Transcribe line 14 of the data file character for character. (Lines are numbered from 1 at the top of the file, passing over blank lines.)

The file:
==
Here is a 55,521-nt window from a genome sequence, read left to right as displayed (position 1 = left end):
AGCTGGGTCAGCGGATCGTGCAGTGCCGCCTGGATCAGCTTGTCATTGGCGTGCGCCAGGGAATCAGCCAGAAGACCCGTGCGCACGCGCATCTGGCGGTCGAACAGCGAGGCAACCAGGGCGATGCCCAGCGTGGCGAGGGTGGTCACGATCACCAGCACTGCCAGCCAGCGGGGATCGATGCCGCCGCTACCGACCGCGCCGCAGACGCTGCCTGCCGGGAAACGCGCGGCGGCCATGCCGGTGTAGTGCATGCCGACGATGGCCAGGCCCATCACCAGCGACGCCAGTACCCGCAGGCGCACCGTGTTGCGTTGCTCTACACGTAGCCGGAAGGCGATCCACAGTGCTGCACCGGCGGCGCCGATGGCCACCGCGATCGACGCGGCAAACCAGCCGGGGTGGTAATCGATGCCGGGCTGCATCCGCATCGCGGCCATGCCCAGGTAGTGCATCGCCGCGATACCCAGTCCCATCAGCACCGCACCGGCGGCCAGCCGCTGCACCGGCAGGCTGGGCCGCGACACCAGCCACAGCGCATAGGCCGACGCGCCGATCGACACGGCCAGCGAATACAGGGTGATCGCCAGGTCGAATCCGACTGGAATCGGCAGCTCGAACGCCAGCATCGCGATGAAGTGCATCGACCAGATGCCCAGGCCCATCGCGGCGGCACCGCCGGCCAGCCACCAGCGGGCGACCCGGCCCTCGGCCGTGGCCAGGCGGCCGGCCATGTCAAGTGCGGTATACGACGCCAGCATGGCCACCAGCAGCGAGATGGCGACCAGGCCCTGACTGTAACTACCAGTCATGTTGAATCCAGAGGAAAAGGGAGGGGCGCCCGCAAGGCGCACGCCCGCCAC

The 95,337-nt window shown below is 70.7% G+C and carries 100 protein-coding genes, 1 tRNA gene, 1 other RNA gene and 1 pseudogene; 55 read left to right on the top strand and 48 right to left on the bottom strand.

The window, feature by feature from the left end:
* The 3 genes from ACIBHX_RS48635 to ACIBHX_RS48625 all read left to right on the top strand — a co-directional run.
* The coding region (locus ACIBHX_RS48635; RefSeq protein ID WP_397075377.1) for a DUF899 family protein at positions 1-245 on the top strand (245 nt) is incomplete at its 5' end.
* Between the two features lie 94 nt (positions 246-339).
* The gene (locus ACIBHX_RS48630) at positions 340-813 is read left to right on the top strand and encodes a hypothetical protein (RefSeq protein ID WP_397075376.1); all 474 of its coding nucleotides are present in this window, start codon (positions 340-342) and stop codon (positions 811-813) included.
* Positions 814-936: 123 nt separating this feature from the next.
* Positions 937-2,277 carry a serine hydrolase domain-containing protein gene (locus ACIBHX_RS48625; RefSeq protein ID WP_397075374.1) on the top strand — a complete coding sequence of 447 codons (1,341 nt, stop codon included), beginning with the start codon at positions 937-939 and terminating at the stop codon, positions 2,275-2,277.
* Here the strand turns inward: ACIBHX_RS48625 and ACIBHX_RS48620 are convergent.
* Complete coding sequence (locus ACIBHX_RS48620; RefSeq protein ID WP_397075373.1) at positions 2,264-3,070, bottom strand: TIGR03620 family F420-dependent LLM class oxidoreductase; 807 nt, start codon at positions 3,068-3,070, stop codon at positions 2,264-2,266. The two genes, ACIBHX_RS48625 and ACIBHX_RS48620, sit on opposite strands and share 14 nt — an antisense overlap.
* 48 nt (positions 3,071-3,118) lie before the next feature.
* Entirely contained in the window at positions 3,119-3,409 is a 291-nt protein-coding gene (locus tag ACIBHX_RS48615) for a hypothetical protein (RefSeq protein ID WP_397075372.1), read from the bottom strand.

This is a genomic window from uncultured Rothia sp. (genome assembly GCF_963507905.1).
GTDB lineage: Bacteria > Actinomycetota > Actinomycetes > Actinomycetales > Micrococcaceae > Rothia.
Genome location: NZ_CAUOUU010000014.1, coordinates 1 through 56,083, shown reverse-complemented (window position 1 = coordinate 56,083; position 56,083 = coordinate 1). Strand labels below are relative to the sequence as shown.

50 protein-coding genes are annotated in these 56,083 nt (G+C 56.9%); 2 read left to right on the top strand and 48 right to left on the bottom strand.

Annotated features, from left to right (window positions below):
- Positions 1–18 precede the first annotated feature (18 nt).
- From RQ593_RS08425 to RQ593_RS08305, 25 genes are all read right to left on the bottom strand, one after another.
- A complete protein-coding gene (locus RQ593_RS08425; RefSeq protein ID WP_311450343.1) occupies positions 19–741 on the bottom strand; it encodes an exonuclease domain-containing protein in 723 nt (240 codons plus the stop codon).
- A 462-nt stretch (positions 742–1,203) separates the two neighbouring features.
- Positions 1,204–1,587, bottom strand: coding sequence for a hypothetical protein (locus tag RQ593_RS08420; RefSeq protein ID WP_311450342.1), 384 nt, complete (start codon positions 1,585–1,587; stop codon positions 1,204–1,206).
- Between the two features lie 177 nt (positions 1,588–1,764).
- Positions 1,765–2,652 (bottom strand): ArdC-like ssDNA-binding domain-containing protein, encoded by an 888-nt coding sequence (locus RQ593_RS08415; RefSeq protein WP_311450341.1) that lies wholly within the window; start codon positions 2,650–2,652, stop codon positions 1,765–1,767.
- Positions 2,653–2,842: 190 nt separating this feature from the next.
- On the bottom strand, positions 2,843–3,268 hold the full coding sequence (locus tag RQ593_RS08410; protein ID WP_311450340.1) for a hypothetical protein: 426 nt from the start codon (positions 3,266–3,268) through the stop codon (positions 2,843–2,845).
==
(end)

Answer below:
* Entirely contained in the window at positions 3,119-3,409 is a 291-nt protein-coding gene (locus tag ACIBHX_RS48615) for a hypothetical protein (RefSeq protein ID WP_397075372.1), read from the bottom strand.